• Learning outcomes
Welcome at the University of Iceland and Opening of the Summer School
Welcome at the University of Iceland and opening of the summer school with an introduction to the IEEE Geoscience and Remote Sensing Society (GRSS).
Jón Atli Benediktsson
Jón Atli Benediktsson received the Cand.Sci. degree in electrical engineering from the University of Iceland, Reykjavik, in 1984, and the M.S.E.E. and Ph.D. degrees in electrical engineering from Purdue University, West Lafayette, IN, in 1987 and 1990, respectively. Since July 1, 2015 he is the President and Rector of the University of Iceland. From 2009 to 2015 he was the Pro Rector of Science and Academic Affairs and Professor of Electrical and Computer Engineering at the University of Iceland. His research interests are in remote sensing, biomedical analysis of signals, pattern recognition, image processing, and signal processing, and he has published extensively in those fields. Prof. Benediktsson is a Highly Cited Researcher (Clarivate Analysis, 2018-2020). He was the 2011-2012 President of the IEEE Geoscience and Remote Sensing Society (GRSS) and was on the GRSS AdCom from 2000-2014. He was Editor in Chief of the IEEE Transactions on Geoscience and Remote Sensing (TGRS) from 2003 to 2008 and has served as Associate Editor of TGRS since 1999.
Work and Activities of the HDCRS Working Group
This presentation will introduce the working group “High-performance and Disruptive Computing in Remote Sensing” (HDCRS) of the GRSS Earth Science Informatics Technical Committee (ESI TC). HDCRS is the organizer of this summer school and its main objective is to connect a community of interdisciplinary researchers in remote sensing who are specialized on high-performance and distributed computing, disruptive computing (e.g., quantum computing) and parallel programming models with specialized hardware (e.g., GPUs, FPGAs). The activities of the working group include educational events, special sessions and tutorials at conferences and publication activities, which will be presented.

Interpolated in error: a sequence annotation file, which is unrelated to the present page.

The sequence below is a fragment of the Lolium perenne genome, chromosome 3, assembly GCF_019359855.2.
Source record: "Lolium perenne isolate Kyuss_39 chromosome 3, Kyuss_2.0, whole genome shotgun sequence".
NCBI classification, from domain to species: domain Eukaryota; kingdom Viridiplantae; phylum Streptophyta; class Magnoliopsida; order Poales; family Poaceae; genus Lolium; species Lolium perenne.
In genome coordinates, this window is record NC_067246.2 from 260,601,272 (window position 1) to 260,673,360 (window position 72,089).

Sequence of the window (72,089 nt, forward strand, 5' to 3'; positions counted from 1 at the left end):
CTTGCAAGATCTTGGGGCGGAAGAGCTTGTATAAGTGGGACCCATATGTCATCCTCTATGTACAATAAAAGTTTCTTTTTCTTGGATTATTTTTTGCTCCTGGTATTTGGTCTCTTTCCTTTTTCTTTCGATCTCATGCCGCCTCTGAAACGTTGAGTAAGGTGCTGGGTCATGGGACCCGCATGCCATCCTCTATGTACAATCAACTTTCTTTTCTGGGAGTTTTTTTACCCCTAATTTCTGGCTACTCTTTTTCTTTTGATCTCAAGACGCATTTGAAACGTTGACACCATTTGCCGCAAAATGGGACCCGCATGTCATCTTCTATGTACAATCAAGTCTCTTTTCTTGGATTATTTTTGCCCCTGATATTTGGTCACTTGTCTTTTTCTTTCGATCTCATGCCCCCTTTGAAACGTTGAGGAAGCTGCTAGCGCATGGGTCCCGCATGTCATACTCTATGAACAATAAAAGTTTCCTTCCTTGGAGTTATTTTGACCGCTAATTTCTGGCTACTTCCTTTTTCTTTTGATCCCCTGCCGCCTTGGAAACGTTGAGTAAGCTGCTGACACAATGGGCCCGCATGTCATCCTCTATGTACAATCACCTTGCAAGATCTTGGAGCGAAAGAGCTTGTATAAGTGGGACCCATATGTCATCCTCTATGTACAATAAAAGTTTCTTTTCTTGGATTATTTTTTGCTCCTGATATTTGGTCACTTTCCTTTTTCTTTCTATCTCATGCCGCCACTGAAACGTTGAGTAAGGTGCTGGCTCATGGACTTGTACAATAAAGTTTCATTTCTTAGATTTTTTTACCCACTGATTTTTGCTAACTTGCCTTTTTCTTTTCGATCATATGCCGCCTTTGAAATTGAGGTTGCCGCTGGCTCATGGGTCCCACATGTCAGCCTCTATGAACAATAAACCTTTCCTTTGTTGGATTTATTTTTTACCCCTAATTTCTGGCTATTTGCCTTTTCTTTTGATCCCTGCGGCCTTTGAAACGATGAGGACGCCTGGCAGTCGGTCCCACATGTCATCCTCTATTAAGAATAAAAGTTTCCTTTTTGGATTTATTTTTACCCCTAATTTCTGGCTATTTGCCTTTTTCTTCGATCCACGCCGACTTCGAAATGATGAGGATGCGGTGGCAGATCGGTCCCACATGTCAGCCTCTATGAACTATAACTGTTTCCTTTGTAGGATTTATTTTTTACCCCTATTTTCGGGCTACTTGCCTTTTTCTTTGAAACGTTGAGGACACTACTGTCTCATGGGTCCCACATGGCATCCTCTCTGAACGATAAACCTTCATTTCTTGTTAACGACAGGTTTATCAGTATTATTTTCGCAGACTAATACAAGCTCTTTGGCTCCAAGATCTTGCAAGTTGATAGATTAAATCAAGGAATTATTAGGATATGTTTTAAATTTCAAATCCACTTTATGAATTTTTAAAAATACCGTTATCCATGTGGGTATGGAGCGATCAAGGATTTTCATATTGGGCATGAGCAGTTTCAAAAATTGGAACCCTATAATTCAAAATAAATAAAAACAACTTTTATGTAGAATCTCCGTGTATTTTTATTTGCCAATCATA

Dora Blanco Heras
Dora B. Heras is an associate professor in the Department of Electronics and Computer Engineering at the University of Santiago de Compostela (Spain). She received a MS in Physics in 1993 and was awarded a PhD cum laude from this university. In the period from 2005 to 2010 she was appointed as the head of the Sustainable Development Office at this university. Since 2008 she is also with the research centre CiTIUS (Centro de Investigación en Tecnoloxías Intelixentes) where she leads the hyperspectral remote sensing computing line and has received the accreditation as full professor in 2020. He is also co-chair of the High-Performance and Disruptive Computing in Remote Sensing (HDCRS) Working Group of the IEEE GRSS ESI Technical Committee.
Her research contributions cover a range of topics in the combined fields of image processing, remote sensing, machine learning and high performance computing. In particular, in the last ten years her research has been framed in the line of high performance computing and its application to remote sensing. She has participated in research projects funded by Spanish and European institutions, and R&D agreements. She has served as program committee, guest editor and reviewer in several conferences, in particular, the Euromicro 2021 Parallel and Distributed Conference, and serves as reviewer for different top-ranked journals. She is also a member of the Euro-Par conference Steering Committee since 2018 and has acted as co-chair of the co-located workshops for all the editions since 2017.